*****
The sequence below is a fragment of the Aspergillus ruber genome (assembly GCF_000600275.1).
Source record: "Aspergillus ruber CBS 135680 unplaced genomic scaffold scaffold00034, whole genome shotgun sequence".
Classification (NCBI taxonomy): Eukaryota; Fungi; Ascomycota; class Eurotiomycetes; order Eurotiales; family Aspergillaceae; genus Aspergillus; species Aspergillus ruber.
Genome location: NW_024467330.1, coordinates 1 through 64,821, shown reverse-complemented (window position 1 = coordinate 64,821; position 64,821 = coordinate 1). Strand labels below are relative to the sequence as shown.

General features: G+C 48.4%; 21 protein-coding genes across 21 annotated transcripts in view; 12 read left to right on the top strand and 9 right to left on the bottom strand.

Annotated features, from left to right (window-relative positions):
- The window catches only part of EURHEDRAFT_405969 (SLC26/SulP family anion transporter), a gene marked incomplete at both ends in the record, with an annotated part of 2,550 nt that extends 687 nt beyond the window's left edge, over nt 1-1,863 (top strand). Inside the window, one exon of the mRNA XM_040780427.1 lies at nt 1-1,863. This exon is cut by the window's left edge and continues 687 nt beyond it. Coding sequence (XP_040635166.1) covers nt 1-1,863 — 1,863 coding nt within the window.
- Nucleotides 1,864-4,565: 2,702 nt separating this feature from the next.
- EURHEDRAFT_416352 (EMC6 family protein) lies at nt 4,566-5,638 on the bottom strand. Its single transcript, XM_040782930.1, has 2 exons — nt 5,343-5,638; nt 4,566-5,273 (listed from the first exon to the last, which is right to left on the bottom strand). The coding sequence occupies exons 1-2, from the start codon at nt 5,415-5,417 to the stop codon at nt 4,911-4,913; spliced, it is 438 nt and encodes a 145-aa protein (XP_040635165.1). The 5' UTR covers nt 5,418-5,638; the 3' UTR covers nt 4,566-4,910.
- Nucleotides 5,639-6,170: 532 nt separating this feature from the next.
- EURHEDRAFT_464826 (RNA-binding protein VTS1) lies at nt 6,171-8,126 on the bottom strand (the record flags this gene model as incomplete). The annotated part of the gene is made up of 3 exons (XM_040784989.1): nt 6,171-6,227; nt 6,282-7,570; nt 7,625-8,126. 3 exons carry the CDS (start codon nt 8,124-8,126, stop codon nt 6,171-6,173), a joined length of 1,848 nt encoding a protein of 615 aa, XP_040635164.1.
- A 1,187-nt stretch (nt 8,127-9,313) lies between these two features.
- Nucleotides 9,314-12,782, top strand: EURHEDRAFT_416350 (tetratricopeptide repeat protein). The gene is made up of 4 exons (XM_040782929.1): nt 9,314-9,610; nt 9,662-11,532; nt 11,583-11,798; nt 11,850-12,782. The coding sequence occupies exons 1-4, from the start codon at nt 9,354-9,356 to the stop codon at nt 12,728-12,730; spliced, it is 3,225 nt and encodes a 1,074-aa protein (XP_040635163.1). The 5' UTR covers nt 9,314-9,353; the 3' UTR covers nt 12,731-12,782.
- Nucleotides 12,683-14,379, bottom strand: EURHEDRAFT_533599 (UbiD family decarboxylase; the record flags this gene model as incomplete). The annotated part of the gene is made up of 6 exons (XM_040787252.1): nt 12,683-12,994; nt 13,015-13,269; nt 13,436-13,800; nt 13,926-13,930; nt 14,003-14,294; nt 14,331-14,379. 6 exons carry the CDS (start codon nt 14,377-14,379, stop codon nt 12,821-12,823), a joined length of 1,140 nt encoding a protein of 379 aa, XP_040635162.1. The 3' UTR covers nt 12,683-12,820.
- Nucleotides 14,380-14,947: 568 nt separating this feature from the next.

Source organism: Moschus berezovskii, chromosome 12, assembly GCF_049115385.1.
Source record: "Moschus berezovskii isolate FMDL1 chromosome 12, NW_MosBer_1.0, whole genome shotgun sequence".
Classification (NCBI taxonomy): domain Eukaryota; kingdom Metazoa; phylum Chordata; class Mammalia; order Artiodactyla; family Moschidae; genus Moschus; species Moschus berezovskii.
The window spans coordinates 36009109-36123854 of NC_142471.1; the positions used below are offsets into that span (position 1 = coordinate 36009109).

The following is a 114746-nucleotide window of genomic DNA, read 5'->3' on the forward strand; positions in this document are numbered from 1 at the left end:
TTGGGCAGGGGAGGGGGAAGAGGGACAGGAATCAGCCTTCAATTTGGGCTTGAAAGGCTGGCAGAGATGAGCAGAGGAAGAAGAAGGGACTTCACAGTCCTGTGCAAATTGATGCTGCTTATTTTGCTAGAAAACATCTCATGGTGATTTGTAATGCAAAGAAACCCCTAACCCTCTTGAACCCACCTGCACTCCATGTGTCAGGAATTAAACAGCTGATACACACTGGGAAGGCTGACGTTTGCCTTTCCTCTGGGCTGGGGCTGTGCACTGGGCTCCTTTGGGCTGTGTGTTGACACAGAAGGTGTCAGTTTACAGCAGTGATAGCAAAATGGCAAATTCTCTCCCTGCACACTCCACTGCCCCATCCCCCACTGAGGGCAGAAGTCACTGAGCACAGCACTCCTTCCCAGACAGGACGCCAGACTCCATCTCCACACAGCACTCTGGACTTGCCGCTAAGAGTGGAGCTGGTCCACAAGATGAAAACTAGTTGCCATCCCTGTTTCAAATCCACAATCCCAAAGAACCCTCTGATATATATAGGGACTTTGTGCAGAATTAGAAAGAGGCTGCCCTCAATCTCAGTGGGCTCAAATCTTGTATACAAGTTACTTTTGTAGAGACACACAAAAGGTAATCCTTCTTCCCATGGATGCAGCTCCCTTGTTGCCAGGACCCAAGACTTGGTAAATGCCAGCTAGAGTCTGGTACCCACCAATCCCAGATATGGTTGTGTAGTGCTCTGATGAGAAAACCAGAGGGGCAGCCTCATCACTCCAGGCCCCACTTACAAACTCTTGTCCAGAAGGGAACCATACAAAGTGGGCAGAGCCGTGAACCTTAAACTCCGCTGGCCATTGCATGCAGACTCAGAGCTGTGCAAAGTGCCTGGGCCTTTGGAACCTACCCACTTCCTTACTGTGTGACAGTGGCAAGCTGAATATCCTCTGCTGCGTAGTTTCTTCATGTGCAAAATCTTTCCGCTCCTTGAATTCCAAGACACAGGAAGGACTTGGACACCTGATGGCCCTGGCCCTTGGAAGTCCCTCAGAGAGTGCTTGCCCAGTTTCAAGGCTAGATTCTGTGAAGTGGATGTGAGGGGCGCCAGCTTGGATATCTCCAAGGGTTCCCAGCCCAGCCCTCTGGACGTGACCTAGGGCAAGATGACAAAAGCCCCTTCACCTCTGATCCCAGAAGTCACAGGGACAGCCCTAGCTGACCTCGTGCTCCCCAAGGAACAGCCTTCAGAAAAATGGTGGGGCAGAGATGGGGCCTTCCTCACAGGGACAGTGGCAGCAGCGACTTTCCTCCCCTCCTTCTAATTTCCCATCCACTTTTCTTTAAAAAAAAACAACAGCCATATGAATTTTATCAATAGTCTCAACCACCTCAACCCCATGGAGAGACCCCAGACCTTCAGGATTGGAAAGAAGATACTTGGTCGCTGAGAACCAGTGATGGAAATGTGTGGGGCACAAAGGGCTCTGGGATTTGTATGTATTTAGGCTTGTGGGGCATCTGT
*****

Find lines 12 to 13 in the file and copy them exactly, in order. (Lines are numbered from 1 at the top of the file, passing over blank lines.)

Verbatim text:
- A 1,187-nt stretch (nt 8,127-9,313) lies between these two features.
- Nucleotides 9,314-12,782, top strand: EURHEDRAFT_416350 (tetratricopeptide repeat protein). The gene is made up of 4 exons (XM_040782929.1): nt 9,314-9,610; nt 9,662-11,532; nt 11,583-11,798; nt 11,850-12,782. The coding sequence occupies exons 1-4, from the start codon at nt 9,354-9,356 to the stop codon at nt 12,728-12,730; spliced, it is 3,225 nt and encodes a 1,074-aa protein (XP_040635163.1). The 5' UTR covers nt 9,314-9,353; the 3' UTR covers nt 12,731-12,782.